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Sign Language Unites Muslim Pilgrims

Published: 23/10/2012 12:18:29 PM GMT
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MAKKAH - Overcoming linguistic challenges, millions of foreign pilgrims coming annually to the holy lands to perform hajj have developed special means of communication, using nods, smiles, hand gestures and even drawings.

“We call this special means of communication the 'language of the Haram' (Grand Mosque),” Ali Abdullah, a Sudanese shopkeeper living in Makkah, told Agence France-Presse (AFP).“I deal with Asian pilgrims using sign language,” he said.

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“I can deal better with Nigerians and other Africans who can usually speak English, but Asians have their own languages which I can't understand.”

Working in Makkah over the past five years, Abdullah tries to improve his communication skills to deal with his customers.

He sometimes uses a pen and a paper to draw the item his customers are looking for, while trying to memorize the words they use for the drawing.

“We depend on body language and signs and even on drawings in some cases,” Abdullah said.

“I try to memorize it in case someone asks for the same thing in future,” he says with a grin.

But the situation is quite different for his colleague Rasheed Ali, from Burma.

“I speak 10 languages. I learned them all from working here for 17 years,” he says proudly.

Majed al-Qulaisi, a Saudi merchant, also managed to learn Turkish, Malaysian and some Russian over two to three years.

But with Africans, he still communicates using sign language.

“Sometimes they don't understand what I'm saying. I could say something which a pilgrim would interpret as an insult, get cross with me and walk out of the shop.”

Selling rosaries made from precious stones for about 11 years, Qulaisi's job has become easier as he now knows beforehand what stones every pilgrim is looking for depending on their country of origin.

“Southeast Asians usually look for pearls, coral, and wooden rosaries,” he said.

“Africans prefer long rosaries while Turks look for smaller ones with 33 beads” instead of the standard 99, representing the various names of God.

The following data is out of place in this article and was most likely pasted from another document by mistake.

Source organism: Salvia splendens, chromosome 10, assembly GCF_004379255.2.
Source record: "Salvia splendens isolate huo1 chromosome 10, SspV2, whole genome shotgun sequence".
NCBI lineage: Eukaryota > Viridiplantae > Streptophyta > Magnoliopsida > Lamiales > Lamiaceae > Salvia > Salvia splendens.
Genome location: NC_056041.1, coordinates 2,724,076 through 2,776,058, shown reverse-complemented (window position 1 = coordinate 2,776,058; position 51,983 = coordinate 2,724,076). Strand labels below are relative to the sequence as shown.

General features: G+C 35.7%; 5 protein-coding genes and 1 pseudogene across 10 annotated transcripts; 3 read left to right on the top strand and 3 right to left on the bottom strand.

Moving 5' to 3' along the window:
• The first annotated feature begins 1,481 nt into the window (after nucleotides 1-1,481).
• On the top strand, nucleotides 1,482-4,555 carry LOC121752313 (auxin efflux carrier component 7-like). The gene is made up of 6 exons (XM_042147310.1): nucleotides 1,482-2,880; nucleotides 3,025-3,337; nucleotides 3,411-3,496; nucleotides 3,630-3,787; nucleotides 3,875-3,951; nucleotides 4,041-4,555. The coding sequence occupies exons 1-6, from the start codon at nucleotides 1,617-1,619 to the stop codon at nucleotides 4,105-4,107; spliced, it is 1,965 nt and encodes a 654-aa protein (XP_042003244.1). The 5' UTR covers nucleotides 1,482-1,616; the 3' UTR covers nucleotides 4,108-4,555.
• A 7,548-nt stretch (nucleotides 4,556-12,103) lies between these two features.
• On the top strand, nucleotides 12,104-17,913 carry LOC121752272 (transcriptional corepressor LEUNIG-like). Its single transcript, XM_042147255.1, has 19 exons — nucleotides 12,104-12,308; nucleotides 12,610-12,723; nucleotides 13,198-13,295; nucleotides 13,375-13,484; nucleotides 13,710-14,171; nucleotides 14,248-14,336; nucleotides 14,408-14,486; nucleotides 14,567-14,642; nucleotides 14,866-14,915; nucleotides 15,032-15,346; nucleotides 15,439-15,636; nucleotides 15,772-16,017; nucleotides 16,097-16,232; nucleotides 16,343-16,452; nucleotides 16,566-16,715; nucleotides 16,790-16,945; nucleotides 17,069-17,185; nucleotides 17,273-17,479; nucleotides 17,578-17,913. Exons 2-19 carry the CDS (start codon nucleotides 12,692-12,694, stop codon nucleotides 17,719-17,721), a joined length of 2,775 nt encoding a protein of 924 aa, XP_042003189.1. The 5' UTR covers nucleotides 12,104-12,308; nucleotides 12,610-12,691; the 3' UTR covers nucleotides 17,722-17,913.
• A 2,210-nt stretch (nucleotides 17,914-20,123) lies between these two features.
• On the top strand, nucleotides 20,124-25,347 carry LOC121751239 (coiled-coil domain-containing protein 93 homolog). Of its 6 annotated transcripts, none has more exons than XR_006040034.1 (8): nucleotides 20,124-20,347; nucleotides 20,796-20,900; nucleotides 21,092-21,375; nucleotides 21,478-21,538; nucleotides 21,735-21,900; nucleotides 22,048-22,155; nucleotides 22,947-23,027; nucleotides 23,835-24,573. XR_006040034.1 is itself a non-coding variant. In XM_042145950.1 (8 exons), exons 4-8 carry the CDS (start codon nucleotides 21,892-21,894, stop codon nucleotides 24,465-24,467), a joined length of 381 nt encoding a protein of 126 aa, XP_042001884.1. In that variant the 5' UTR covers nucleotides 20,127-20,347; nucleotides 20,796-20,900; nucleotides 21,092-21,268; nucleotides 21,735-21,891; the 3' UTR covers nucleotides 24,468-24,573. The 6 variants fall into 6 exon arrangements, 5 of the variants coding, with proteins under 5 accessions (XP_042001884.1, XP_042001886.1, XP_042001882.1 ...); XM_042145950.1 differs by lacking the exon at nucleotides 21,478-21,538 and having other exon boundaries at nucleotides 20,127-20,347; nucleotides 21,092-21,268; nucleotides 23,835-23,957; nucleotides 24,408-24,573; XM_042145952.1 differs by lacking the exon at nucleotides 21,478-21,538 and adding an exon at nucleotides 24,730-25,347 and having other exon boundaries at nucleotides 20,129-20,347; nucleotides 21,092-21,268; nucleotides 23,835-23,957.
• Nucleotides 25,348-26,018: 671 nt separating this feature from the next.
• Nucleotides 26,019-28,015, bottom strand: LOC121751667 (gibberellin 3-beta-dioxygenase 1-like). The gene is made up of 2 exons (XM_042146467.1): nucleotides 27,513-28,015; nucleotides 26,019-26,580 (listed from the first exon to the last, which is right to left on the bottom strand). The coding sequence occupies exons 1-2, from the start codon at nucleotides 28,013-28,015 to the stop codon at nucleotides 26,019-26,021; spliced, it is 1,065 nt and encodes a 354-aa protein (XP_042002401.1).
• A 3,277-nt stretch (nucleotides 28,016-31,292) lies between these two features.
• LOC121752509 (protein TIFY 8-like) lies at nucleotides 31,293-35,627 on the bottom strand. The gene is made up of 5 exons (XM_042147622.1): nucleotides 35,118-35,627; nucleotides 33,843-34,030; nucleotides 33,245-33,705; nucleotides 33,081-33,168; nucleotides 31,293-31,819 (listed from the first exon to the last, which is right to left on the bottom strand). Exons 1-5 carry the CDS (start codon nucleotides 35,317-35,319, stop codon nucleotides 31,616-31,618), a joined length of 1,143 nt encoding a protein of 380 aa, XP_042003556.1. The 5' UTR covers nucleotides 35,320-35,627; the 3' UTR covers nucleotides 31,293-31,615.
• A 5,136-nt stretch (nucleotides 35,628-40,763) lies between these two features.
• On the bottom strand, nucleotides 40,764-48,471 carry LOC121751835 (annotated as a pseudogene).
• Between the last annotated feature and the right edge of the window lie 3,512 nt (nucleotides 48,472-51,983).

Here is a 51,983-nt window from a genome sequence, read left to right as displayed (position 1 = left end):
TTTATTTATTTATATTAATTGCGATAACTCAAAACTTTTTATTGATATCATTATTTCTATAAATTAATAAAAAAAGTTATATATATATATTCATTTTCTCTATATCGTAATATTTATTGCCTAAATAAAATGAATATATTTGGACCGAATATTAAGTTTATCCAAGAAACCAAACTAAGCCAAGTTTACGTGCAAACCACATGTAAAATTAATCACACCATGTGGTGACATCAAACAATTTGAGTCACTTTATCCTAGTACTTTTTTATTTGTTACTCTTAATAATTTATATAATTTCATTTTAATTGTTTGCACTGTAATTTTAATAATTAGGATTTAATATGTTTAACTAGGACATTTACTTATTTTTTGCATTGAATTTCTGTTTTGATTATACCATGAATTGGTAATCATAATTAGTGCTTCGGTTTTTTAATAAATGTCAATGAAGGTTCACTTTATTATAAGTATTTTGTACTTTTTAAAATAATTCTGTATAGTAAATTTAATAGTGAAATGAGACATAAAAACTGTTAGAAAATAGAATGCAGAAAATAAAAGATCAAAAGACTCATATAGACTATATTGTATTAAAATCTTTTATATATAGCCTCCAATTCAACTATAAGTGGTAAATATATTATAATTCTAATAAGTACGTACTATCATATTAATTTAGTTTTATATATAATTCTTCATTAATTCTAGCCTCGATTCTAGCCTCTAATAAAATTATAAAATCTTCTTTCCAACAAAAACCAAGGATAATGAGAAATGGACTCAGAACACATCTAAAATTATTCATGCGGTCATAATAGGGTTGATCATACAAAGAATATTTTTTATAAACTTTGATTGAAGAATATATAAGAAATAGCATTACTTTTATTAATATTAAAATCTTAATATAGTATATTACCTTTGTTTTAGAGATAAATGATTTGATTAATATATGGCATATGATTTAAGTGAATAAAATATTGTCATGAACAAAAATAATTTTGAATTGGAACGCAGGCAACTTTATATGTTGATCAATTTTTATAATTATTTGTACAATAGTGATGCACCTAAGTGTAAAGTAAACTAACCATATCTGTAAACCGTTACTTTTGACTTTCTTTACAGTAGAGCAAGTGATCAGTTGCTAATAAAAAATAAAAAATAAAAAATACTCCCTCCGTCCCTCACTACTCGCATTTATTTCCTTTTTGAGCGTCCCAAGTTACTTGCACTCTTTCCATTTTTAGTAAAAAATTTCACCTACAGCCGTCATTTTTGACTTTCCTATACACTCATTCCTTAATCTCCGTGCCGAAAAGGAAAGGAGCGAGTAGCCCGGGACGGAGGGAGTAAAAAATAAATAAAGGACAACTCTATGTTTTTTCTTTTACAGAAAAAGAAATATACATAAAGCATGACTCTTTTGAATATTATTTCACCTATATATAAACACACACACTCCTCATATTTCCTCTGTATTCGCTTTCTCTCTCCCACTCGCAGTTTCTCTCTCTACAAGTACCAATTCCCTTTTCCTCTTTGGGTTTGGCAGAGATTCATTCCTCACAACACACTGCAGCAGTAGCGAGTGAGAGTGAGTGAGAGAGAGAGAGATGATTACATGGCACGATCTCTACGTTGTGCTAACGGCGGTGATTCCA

Saudi Efforts

Some foreign pilgrims, meanwhile, attempt to learn some Arabic during their short stay for hajj.

“I have learned a few Arabic words to help me communicate with people here. I can say 'shukran' which means thank you and 'sabr' which means patience,” said a US pilgrim of Nigerian origin.

“In the United States we say restrooms, but here they understand toilets, so I do my best to use the words I figure they can understand.”

Saudi authorities, seeking to make hajj easier for pilgrims, have taken several measures to help overcome the linguistic challenges.

As pilgrims pour into the country through the hajj terminal in Jeddah airport, they are met by officials from the ministry of hajj, many of whom are capable of giving directions and advice in different languages.

Authorities have also arranged millions of booklets, films, copies of the Noble Qur'an and tapes in various languages to be handed out to pilgrims arriving from abroad.

Media outlets provide basic information in 32 different languages.

A hotline, the Mnask service, has also been set up to respond to the questions of pilgrims in Arabic, English, French, Urdu, Indonesian, Turkish, Bengali and Hausa.

Saudi authorities have also launched a free smart phone application that provides a simple explanation on hajj rituals in four languages -- English, Arabic, Indonesian, and Urdu.

Some 700 translators have also been hired to guide the pilgrims in Makkah and the second holy city Madinah.

The majority of pilgrims have already arrived in Saudi Arabia for hajj, due to start on October 24.

Hajj, one of the five pillars of Islam, consists of several rituals, which are meant to symbolize the essential concepts of the Islamic faith, and to commemorate the trials of Prophet Abraham and his family.Every able-bodied adult Muslim who can financially afford the trip must perform hajj at least once in a lifetime.

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